PowerShell Classes - Validating ARM parameters

Origin❓

(shameless plug, alert!) πŸ™ƒ

Recently, I was discussing with my colleague about this new book I am co-authoring (with Prateek) about why to learn .NET to be a better PowerShell programmer and upon further discussion we pondered some interesting ways to use PowerShell classes.

Brain-storming πŸ€”

All was lost, until we had another quick conversation about how to validate ARM templates. Well, I suggested to write Pester tests to check the input being passed and perform Test-AzDeployment for ARM templates.

Another idea that popped up in my mind was what if we write a PowerShell class to model the ARM parameters file and use that to validate the ARM template parameter inputs.

Solution πŸš€

There exists the ConvertToClass module by Doug Finke, which comes to the rescue to automatically convert a JSON object to a PowerShell class. It even has VSCode integration, check it out.

Let’s start by taking a sample azuredeploy.parameters.json file.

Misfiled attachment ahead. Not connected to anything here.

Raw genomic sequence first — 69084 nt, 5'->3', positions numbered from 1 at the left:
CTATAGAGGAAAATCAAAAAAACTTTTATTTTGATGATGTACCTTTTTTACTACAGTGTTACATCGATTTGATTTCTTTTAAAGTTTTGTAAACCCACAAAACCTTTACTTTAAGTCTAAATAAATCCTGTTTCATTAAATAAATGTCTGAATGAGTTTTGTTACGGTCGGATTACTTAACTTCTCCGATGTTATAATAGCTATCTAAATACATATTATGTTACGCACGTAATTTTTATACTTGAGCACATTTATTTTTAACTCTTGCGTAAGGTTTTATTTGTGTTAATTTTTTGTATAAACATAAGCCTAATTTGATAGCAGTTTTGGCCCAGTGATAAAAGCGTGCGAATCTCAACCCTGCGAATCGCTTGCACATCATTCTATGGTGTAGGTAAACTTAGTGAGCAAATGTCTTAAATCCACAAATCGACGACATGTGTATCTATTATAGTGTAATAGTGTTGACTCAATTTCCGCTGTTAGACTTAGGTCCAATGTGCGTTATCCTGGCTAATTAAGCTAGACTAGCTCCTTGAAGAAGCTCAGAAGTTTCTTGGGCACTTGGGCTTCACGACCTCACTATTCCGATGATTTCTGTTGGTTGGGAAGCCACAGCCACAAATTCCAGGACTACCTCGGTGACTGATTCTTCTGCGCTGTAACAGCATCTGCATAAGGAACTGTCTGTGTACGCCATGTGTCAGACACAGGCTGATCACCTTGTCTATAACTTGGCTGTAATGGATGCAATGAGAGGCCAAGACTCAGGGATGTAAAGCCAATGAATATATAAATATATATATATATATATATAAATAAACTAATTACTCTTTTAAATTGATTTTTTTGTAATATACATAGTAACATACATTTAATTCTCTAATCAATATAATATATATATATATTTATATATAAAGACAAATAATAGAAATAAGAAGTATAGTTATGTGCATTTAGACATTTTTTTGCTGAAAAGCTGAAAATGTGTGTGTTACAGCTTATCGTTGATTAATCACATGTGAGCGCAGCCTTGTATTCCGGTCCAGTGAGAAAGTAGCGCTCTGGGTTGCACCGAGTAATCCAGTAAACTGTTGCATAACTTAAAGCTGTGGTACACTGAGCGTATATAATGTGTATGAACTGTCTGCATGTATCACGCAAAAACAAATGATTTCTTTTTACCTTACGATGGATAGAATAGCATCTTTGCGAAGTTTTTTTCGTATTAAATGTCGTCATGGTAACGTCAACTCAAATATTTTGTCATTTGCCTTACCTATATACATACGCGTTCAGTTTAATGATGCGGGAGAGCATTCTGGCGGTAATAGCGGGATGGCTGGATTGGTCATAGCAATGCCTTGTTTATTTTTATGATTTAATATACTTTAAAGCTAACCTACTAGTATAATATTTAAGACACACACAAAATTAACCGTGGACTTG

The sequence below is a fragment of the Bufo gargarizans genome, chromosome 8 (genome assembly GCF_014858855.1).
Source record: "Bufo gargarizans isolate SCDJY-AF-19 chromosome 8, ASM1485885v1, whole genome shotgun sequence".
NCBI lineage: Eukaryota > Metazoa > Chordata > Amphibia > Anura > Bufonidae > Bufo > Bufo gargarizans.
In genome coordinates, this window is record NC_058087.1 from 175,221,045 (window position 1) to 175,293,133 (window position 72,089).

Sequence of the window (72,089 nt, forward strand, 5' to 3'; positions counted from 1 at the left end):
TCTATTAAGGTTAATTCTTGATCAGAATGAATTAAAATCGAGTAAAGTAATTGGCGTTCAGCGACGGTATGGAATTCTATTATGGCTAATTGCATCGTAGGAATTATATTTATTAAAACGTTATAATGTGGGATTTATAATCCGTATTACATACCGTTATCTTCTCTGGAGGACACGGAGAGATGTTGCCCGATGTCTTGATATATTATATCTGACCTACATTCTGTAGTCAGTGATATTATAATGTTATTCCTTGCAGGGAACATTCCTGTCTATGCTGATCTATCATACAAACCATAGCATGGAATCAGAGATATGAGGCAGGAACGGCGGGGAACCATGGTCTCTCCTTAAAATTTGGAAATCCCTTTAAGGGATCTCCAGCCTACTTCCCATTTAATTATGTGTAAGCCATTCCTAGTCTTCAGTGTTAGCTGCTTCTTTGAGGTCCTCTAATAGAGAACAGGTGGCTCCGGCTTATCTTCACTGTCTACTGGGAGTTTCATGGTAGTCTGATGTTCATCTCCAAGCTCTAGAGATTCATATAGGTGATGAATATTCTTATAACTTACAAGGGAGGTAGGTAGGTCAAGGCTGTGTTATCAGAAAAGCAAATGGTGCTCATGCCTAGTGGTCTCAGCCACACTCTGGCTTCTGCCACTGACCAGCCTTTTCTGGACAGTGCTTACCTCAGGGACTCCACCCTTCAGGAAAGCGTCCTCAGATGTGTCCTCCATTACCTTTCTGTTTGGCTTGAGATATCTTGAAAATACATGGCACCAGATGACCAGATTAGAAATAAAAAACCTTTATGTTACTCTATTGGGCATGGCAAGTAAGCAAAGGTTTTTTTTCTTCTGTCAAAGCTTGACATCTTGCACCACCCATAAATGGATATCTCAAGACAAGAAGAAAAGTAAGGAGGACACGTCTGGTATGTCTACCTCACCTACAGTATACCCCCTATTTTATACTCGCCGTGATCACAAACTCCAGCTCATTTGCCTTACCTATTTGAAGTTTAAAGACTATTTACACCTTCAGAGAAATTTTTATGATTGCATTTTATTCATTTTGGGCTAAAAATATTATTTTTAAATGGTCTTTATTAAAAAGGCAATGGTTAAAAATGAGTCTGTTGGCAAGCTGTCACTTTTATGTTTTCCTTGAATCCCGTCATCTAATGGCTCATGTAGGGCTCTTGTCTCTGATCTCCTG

{
  "$schema": "https://schema.management.azure.com/schemas/2019-04-01/deploymentParameters.json#",
  "contentVersion": "1.0.0.0",
  "parameters": {
    "storageAccountNamePrefix": {
      "value": "Azurearm6754"
    },
    "numberofStorageAccounts": {
      "value": 2
    },
    "storageAccountType": {
      "value": "Standard_LRS"
    },
    "location": {
      "value": "westus2"
    }
  }
}

Convert Json to Class ☯

Let’s run the ConverTo-Class function in the ConvertToClass module against this azuredeploy.parameters.json file.

ConvertTo-Class -Target (Get-Content ./azuredeploy.parameters.json -Raw)

alt

Above command generates below content:

class RootObject1 {
    [string]$$schema
    [string]$contentVersion
    [parameters]$parameters
}

class parameters1 {
    [storageAccountNamePrefix]$storageAccountNamePrefix
    [numberofStorageAccounts]$numberofStorageAccounts
    [storageAccountType]$storageAccountType
    [location]$location
}

class storageAccountNamePrefix1 {
    [string]$value
}

class numberofStorageAccounts1 {
    [int]$value
}

class storageAccountType1 {
    [string]$value
}

class location1 {
    [string]$value
}

Let’s rename the above classes like below:

  • $$schema property on RootObject1 to ${$schema}, done to escape $ char in property name
  • RootObject1 to AzureParameters
  • parameters1 to Parameters
  • storageAccountNamePrefix1 to StorageAccountType
  • numberofStorageAccounts1 to StorageAccountType
  • storageAccountType1 to StorageAccountType
  • location1 to Location

Add validation attributes πŸ”¨

We can add validation attributes to the property $value present inside the auto-generated class to add some quick validation rules to the properties present on the class.